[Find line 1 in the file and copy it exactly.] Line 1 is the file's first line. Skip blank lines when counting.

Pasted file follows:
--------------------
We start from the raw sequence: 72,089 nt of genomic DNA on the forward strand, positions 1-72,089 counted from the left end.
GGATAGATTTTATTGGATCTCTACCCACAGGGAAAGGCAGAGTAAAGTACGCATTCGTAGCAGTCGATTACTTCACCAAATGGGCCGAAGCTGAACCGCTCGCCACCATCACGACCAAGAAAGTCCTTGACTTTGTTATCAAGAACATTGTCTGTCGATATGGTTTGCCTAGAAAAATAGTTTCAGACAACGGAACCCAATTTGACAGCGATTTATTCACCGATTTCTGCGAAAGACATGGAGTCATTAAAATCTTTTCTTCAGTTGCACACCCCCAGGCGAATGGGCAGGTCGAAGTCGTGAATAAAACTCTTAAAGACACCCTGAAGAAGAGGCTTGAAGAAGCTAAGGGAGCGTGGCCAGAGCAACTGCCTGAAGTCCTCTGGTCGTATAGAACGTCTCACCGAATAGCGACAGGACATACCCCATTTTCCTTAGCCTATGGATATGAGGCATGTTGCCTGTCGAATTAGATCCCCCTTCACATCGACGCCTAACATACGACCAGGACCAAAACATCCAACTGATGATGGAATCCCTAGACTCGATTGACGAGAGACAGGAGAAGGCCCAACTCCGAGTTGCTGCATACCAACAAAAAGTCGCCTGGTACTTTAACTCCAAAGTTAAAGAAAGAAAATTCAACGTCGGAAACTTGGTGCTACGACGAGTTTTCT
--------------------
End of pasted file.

We start from the raw sequence: 72,089 nt of genomic DNA on the forward strand, positions 1-72,089 counted from the left end.